Alchemy’s First Law of Equivalent Exchange Explained
The law of equivalent exchange in alchemy means that something cannot come from nothing. In order to obtain a particular something, something else of equivalent value must be given in exchange or lost. Essentially, if you want to gain something, you must give something in return.
Alchemists believe that if one wishes to acquire ability to perform a particular task, to bring about change, to heal a close friend or family member, or even resurrect the dead, an equivalent thing must be exchanged. This law deals with the concepts of love and sacrifice.
Who and what determines the equivalency between the two things varies depending on who tells the story. For example, is the exchange measured in emotional or material value? Can it combine both? Think about an heirloom that is passed down from generation to generation. A coin, perhaps. Some may view it as being worthless, of no more value than a coin that is found on the ground. To those who pass it down, however, there is clearly some emotional value to it.
This law can be seen in action in life if we recall the phrase which states there is no such thing as a free lunch. Whatever we earn in life must be paid for in some way, be it time, energy or in effort. Every hour that we spend at work means that we sacrifice time to do other things, such as spending time with family or friends, or pursuing leisurely activities. Our lives can be broken down into categories of gain and loss. What will I gain if I do this? What do I stand to lose if I do that?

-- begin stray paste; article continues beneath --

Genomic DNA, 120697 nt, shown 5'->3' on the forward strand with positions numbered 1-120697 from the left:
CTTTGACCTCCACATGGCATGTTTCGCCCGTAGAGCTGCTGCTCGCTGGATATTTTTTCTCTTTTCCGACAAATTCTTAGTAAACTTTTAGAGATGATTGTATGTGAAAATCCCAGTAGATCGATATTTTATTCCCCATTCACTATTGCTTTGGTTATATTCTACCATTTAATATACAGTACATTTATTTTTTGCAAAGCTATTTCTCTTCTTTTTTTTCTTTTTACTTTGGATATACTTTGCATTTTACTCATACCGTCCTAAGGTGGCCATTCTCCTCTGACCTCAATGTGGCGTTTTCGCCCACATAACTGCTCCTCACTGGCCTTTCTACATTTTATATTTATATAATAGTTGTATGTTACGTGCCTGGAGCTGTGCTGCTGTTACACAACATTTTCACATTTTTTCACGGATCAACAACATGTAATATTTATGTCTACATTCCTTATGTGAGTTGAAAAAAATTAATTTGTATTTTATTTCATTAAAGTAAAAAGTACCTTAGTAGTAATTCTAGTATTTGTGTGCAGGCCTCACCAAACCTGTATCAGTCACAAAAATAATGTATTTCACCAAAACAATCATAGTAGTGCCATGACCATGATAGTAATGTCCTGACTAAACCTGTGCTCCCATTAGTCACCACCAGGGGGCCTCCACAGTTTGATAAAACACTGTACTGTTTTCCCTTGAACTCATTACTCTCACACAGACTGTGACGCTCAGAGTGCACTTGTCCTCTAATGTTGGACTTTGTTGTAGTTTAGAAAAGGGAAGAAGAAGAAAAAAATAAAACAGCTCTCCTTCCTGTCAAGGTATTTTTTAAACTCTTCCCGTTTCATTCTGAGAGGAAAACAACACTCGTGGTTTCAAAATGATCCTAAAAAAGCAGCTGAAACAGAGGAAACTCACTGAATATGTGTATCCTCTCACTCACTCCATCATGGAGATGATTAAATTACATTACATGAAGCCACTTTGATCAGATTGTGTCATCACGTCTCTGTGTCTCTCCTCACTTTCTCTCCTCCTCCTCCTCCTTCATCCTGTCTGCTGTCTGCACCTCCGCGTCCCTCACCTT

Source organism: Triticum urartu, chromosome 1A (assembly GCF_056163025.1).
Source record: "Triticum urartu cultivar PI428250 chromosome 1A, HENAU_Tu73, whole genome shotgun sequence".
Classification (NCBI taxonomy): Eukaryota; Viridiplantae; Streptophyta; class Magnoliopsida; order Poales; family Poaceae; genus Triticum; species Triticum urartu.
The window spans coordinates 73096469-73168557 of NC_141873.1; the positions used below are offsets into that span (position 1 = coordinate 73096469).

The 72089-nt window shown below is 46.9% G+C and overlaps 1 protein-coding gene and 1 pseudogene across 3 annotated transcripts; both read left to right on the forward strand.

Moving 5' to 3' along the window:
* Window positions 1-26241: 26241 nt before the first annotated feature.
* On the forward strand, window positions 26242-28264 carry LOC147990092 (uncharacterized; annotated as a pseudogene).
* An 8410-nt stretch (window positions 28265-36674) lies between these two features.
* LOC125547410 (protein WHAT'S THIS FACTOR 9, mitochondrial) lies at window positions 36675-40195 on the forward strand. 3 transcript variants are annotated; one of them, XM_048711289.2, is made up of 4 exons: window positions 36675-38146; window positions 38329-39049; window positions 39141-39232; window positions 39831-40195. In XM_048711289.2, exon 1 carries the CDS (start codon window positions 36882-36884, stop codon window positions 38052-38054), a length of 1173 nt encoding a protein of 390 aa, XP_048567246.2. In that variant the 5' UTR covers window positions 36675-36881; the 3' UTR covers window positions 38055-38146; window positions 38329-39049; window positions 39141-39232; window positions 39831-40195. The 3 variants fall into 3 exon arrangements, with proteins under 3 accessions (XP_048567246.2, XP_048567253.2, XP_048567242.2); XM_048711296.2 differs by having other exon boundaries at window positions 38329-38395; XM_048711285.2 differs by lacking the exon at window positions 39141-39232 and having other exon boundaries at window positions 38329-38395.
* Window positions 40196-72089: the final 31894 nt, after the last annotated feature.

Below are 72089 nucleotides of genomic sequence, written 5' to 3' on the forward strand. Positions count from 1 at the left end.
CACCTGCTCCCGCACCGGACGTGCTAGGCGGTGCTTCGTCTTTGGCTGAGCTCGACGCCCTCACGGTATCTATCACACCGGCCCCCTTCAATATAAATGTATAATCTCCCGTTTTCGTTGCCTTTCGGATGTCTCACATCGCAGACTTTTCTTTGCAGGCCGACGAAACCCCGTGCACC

The law of equivalent exchange does not apply to love or the relationships we have with each other. This is because there is no adequate way of repaying the love that families and friends show us, except by meeting like for like, by showing them the same love in return. The concepts of loss and sacrifice do not enter the equation. You give back what you are given.
Think about how the law of equivalent exchange has applied in your own life. Did you study rigorously for your exams, your eyes fixed on that A*, giving up the opportunity to socialise with others and make friends so that you stood a better chance of getting to your preferred university? How long did you spend paying off what you owed for that exquisite sports car when you could have settled for a smaller model and saved money? What could that additional money have been spent on? How about that job you longed for and then got, only to find that the hours you worked were too much for your marriage to bear and had negative consequences for your family life? All these are examples of the law of equivalent exchange in action.
How has it applied in your life?
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